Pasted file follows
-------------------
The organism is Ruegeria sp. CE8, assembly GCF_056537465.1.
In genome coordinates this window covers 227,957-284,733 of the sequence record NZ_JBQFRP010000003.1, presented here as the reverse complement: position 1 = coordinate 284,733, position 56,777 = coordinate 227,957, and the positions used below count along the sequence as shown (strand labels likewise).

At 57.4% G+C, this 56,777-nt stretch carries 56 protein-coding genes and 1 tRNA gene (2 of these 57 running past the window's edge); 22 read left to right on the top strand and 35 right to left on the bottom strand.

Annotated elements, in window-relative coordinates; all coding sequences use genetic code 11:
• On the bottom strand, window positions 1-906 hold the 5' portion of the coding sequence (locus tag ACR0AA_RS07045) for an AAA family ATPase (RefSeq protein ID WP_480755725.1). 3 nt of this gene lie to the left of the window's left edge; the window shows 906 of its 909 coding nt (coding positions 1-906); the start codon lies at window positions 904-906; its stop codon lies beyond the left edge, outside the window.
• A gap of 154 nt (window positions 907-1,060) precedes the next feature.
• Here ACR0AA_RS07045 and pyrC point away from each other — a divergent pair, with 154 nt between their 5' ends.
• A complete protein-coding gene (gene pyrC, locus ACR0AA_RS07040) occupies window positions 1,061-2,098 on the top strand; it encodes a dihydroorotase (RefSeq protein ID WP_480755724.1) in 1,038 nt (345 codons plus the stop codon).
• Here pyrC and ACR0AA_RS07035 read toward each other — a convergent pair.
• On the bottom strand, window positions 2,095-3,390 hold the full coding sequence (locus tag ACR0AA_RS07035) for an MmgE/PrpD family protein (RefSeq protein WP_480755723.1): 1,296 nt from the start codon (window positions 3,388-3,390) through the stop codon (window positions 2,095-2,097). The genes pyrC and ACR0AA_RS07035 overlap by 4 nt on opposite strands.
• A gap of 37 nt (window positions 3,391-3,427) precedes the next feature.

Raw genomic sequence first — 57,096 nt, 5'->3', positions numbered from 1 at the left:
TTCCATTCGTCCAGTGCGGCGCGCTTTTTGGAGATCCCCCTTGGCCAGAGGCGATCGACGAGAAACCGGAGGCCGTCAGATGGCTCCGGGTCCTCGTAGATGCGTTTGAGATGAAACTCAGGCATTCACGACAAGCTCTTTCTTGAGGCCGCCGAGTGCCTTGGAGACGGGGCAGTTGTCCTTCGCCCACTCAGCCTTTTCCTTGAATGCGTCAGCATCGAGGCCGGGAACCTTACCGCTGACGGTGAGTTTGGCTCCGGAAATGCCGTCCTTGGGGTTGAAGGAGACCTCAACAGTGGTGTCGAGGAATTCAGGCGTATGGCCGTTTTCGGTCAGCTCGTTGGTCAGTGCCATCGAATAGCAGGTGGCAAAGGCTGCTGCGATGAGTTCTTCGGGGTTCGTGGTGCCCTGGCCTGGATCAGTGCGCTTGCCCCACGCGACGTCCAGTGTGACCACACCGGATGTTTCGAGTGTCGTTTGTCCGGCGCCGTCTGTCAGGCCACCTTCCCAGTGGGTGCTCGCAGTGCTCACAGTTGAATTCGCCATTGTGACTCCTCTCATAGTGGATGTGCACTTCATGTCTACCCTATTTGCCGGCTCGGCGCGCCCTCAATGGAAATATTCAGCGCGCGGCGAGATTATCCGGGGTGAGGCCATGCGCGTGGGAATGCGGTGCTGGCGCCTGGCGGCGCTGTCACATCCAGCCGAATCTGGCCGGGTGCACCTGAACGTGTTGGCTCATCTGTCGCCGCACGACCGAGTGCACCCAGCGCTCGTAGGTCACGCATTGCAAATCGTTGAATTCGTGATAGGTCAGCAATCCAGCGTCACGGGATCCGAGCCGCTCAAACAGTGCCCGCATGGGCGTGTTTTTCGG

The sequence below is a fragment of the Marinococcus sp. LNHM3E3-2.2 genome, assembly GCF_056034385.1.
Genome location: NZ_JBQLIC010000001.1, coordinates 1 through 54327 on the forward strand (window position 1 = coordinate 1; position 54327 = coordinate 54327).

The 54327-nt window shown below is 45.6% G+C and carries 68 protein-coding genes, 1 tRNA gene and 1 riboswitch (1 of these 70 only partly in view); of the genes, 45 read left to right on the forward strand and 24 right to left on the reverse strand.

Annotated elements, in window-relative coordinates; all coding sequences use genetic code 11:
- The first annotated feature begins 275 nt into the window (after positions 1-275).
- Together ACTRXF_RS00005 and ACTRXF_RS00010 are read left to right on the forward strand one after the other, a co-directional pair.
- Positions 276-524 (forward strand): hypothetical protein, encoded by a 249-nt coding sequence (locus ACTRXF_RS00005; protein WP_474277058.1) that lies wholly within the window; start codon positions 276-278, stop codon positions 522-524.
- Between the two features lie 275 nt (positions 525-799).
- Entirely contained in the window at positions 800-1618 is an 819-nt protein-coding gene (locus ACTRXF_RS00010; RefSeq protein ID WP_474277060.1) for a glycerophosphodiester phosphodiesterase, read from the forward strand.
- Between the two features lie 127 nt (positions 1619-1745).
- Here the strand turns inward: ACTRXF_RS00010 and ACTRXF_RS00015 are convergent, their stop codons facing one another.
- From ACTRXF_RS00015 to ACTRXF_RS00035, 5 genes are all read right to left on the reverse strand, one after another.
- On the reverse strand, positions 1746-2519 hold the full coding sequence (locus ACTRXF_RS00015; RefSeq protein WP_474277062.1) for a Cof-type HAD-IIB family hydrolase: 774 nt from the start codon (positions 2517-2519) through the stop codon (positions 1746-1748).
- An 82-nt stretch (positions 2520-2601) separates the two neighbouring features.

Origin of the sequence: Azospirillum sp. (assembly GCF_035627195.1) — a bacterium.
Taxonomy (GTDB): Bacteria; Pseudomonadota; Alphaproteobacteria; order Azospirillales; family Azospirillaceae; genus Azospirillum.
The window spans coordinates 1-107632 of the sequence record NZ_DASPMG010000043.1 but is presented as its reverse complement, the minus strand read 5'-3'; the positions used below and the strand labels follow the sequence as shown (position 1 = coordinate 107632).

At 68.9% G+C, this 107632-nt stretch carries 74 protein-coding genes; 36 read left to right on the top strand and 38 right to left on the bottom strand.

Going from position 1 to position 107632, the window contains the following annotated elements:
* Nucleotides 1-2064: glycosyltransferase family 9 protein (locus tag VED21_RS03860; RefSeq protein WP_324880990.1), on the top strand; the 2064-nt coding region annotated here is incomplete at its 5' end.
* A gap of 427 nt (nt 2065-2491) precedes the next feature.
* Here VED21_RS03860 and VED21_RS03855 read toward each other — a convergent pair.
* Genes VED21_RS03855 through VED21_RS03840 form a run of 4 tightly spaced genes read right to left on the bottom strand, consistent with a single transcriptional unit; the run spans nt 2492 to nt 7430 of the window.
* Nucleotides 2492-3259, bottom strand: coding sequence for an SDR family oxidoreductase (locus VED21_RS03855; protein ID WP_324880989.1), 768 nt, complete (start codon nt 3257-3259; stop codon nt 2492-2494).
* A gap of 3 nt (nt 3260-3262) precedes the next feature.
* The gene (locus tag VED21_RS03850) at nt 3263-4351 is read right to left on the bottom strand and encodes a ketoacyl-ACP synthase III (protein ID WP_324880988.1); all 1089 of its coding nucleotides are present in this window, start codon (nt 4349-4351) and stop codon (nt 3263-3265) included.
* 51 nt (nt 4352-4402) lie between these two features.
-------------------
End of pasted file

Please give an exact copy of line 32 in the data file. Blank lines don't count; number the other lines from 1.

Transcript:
Going from position 1 to position 107632, the window contains the following annotated elements: